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I have a script which downloads features from an ArcGIS MapServer via the REST API. Getting vector features is relatively trivial since the features can be retrieved as JSON. However, when retrieving a map as an image, I'm getting stuck at the point where I have retrieved a response.

The relevant portion of my code, which gives me a valid image URL, is this:

# Export the map to JSON.
urlGetImage = '%s/export?bbox=%s&bboxSR=%s&format=png&f=json' % (
    theBasicUrl, bbox, bboxSR)
urlGetImageResponse = urllib2.urlopen(urlGetImage)
jsonImage = json.loads(urlGetImageResponse.read())

# Read the image URL from the JSON and save the image.
urllib.urlretrieve(jsonImage['href'], os.path.join(tempFolder, 'test.png'))

Note the parameter where I retrieve the response as JSON. This is not essential. I don't care what I retrieve it as, so long as I can retrieve the generated raster somehow.

A sample response is this:

{"width": 400, "href": "https://[SERVER NAME]:[PORT]/arcgis/rest/directories/arcgisoutput/imagery/DEM_MapServer/_ags_map26932bd6681a4546a951125dd7c60e88.png", "scale": 20326865.193372156, "extent": {"xmin": 2996004.971208999, "ymin": -3232131.5223958646, "ymax": -1080867.3202355732, "xmax": 5147269.17336929, "spatialReference": {"wkid": 102100, "latestWkid": 3857}}, "height": 400}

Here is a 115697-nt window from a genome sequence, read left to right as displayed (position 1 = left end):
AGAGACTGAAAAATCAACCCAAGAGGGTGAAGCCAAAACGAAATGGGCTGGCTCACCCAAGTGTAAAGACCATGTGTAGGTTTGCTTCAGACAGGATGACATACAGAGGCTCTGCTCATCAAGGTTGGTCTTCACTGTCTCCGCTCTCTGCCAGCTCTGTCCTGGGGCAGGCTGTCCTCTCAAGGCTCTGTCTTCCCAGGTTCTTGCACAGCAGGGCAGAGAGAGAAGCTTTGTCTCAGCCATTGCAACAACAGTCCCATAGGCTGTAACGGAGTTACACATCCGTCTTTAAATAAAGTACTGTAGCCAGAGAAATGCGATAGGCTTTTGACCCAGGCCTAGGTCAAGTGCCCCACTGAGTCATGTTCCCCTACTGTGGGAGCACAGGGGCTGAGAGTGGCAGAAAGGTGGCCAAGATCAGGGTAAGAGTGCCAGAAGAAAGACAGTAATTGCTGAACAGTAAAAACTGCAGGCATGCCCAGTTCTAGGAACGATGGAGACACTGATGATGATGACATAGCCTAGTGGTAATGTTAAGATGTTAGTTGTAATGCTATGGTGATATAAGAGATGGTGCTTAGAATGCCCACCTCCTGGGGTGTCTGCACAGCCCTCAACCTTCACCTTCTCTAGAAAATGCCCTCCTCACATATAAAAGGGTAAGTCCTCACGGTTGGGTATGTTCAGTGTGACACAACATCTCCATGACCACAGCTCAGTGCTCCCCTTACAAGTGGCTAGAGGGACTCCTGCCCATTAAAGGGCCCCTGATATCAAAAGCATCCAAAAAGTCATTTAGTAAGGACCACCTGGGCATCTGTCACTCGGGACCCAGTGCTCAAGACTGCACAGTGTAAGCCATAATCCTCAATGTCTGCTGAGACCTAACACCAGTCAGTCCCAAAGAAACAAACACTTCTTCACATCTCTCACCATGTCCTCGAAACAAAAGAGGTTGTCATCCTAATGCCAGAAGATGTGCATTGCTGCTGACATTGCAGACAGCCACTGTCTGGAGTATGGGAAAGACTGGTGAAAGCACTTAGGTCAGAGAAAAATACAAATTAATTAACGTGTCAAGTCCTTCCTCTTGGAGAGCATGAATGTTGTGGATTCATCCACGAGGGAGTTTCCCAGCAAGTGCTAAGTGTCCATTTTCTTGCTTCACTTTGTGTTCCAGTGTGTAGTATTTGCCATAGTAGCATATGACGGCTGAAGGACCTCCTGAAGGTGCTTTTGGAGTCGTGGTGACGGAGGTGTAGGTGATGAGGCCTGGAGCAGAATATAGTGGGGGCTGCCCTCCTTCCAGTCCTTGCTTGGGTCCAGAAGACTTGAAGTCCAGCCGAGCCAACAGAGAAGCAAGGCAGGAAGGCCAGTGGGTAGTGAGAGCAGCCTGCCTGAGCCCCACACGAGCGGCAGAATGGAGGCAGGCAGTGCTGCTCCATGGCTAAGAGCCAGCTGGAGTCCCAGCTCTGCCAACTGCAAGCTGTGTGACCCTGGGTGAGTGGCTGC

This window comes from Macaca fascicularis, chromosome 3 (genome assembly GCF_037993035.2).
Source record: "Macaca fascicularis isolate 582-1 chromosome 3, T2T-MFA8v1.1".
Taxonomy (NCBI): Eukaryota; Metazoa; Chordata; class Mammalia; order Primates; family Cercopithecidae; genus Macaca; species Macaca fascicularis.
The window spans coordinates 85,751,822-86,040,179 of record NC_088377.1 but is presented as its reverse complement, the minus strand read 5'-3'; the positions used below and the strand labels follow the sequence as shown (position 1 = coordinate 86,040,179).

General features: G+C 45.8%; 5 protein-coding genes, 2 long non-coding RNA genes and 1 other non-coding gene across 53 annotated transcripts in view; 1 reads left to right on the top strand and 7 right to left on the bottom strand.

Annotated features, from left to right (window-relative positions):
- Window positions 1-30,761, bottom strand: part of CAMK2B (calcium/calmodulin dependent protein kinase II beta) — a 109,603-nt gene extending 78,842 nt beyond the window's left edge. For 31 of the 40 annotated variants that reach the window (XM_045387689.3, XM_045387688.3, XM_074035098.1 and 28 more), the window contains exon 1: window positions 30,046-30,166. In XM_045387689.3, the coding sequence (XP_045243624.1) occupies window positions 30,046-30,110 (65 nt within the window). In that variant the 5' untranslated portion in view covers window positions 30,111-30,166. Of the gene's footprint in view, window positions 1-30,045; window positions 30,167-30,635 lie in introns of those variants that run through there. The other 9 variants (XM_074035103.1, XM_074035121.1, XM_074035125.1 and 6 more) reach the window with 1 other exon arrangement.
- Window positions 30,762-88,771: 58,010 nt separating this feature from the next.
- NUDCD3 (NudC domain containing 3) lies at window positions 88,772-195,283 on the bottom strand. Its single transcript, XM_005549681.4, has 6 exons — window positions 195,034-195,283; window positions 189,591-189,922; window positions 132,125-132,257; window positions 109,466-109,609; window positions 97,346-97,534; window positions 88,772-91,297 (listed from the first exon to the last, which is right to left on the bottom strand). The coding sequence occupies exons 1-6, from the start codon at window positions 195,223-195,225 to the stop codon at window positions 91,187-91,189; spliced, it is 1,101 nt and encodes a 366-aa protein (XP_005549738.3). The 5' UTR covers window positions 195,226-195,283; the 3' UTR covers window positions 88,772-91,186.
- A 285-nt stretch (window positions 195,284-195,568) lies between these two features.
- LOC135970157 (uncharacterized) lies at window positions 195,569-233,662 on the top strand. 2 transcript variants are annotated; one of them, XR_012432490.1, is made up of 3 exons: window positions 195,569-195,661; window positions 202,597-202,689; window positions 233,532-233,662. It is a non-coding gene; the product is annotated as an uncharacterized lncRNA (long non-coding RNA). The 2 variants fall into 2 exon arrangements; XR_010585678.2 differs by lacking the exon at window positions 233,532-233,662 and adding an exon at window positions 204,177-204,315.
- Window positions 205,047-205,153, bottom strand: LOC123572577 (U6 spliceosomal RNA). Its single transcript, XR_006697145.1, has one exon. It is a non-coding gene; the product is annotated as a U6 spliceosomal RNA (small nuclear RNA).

This gives me a path to download an image from, as well as the relevant spatial reference WKID. I then save it to an image.

My question is this: how do I go from here (an image on the drive) to a (referenced) raster dataset? Or have I already gone wrong in getting to this point?

EDIT:

To clarify, I need to work with a MapService, not an ImageService, as that's how the rasters will be published. When I export the result above as a KMZ (rather than JSON), and then load it in Google Earth, it appears in the correct location. So in theory, getting a raster image from the map server would seem possible. However, trying to convert this into a raster layer via arcpy.KMLToLayer_conversion gives:

  "ERROR 000401: No features were found for processing."

... and even if I extract the image information in the KML, download the image, and replace the path in the KML (which by default points to the generated image on the server), it still complains with this error.

2

Are you working with an ImageService? From what I can tell is that you are working with a map service and if that is the case, the map export option will only return a static image of the map service or individual layer.

Looking at what gets returned in your example, we can see there is a png being returned. This is not a true raster but rather just an image of it. Therefore, it will not be georectified and it will not have the pixel values of the raster (they will just be RGB values).

These appear to be services on your own servers? If so, you can just publish the raster by itself as an image service and then you can get the image back as a tif, which will have the spatial reference information as well as the pixel values.